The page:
(Featured Image: “Prince Pandemonium” at the Soul Shack in Charlotte, N.C., 1978; from Right On! magazine, photo stolen from prince.org.)
Even as Prince was plotting his next move as a recording artist in mid-1978, relations were souring with the management team that had helped get him signed in the first place. Owen Husney had organized a small promotional tour after the release of For You, to some success: particularly in Charlotte, North Carolina, where a crowd of 3,000 showed up and threatened to overwhelm security. It was a significant enough event to warrant a short news story from teen magazine Right On!, which ran with the headline “Prince Pandemonium in Charlotte.” “That’s when he said he felt like a piece of meat being carried around,” Prince’s cousin and early mentor Pepé Willie recalled to biographer Dave Hill. “But he was high, really high up there, you know? To bring him back down to earth was a real chore” (Hill 45).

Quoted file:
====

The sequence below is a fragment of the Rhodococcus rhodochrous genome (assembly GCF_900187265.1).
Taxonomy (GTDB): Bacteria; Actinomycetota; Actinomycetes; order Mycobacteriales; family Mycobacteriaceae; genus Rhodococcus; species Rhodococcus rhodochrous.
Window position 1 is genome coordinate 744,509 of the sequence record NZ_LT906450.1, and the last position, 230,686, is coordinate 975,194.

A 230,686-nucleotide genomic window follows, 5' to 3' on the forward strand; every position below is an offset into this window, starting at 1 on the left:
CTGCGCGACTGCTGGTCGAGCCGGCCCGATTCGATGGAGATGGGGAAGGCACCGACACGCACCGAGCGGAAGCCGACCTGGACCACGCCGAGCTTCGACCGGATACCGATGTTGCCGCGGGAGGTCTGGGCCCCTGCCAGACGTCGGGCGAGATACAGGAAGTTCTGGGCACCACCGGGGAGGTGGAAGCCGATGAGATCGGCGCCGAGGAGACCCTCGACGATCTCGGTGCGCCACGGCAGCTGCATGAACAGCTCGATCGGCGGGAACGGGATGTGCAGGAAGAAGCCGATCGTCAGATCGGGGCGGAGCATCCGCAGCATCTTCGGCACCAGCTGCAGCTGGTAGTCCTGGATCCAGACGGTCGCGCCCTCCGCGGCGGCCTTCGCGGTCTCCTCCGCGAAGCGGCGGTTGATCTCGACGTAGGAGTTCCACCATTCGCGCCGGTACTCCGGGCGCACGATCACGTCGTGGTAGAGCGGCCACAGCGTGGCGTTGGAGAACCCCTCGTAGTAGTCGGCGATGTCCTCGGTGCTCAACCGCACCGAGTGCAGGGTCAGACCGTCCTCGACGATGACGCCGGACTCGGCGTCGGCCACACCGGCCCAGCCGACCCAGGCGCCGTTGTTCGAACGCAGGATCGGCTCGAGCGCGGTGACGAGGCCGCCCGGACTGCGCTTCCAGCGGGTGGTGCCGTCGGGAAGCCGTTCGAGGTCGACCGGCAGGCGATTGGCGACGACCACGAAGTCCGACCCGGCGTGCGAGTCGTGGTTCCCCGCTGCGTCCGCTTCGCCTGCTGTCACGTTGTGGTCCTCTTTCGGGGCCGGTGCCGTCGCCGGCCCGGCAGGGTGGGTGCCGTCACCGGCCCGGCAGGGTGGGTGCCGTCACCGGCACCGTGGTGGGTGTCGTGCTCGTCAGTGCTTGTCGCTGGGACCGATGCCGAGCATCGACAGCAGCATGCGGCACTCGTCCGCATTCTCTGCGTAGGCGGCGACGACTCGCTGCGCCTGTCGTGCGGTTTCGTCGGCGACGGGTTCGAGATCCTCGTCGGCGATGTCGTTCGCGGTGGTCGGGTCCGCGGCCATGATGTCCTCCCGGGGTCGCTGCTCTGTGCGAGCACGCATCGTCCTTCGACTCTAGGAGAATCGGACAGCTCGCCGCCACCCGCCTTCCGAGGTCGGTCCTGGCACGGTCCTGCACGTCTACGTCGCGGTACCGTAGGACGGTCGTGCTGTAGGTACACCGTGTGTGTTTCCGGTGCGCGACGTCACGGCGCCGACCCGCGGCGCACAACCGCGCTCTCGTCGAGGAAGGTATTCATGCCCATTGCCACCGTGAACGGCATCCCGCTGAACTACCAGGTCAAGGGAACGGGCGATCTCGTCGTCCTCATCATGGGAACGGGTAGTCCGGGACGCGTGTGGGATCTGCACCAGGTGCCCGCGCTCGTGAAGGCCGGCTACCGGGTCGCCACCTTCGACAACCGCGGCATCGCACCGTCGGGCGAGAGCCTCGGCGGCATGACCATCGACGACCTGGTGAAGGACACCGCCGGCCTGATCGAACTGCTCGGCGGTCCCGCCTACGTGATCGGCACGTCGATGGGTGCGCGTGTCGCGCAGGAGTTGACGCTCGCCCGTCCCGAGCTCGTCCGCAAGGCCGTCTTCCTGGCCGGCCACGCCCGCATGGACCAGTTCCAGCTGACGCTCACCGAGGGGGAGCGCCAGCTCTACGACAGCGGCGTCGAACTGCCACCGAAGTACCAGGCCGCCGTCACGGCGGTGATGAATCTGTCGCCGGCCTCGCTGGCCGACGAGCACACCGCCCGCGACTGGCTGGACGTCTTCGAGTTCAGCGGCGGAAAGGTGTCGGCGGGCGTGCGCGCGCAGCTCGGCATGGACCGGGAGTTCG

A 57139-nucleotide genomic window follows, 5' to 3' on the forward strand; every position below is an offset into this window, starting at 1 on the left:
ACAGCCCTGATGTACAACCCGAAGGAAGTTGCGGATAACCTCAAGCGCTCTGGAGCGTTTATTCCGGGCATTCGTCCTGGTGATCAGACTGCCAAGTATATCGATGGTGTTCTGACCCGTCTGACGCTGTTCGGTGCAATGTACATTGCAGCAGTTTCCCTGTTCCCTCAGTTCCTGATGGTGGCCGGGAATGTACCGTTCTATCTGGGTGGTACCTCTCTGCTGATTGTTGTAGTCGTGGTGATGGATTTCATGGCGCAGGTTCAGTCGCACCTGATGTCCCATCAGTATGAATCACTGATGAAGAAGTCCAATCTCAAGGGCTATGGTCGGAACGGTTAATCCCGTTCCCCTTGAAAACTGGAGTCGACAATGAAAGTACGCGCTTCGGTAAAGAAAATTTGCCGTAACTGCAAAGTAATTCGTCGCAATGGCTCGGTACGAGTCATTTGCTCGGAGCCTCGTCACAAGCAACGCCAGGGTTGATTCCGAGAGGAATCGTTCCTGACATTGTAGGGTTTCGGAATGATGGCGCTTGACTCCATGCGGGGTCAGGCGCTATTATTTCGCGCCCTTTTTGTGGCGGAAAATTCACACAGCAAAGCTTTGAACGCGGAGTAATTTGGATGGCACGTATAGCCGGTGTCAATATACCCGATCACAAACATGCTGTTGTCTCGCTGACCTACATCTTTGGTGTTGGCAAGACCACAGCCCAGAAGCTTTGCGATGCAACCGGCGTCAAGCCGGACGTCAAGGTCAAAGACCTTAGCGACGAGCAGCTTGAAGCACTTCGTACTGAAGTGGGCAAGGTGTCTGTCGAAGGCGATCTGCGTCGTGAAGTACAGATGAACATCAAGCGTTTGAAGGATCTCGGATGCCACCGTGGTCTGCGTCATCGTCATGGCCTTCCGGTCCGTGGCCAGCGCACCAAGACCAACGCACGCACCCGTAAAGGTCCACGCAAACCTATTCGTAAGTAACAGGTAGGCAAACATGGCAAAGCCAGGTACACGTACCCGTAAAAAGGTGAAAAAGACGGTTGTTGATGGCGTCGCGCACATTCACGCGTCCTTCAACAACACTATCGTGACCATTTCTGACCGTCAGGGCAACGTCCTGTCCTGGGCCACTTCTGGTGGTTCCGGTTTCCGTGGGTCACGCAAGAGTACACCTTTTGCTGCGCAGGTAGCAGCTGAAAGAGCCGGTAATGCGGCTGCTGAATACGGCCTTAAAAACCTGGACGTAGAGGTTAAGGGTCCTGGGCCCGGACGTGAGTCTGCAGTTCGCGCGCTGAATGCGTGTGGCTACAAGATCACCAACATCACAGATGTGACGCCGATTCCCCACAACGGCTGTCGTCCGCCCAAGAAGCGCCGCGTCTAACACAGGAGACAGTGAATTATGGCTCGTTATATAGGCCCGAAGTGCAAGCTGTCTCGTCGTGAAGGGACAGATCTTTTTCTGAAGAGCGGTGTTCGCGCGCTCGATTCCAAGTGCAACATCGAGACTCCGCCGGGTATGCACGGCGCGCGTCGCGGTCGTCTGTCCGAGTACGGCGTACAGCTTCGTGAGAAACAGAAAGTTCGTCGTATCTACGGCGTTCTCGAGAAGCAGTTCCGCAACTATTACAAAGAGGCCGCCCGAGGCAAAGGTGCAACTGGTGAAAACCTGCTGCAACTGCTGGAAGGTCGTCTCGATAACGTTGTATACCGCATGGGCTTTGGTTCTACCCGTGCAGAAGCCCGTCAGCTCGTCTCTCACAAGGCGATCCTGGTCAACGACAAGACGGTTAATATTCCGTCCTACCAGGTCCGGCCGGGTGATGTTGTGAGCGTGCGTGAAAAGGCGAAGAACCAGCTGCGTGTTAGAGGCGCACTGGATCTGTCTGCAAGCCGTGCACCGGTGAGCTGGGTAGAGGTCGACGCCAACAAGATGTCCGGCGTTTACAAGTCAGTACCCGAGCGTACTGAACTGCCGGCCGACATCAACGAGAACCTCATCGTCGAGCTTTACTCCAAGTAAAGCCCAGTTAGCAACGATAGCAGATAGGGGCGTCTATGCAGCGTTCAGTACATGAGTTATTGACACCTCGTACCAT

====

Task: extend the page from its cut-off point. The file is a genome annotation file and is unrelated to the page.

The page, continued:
Indeed, the 20-year-old’s small taste of celebrity had only left him less satisfied with the progress of his career–and, in what would become another of his determining patterns, he began to vent his frustrations on his management. “Prince didn’t have enough experience to know that this is a really slow process,” Husney later told Per Nilsen’s Uptown fanzine. “He had been told that he was fantastic so much that he believed that he was really going to be successful straightaway. And when he wasn’t, he was really disappointed. He started to blame Warner Bros. and then he started to blame me… We became very disappointed and started to wear on each other” (Nilsen 1999 49)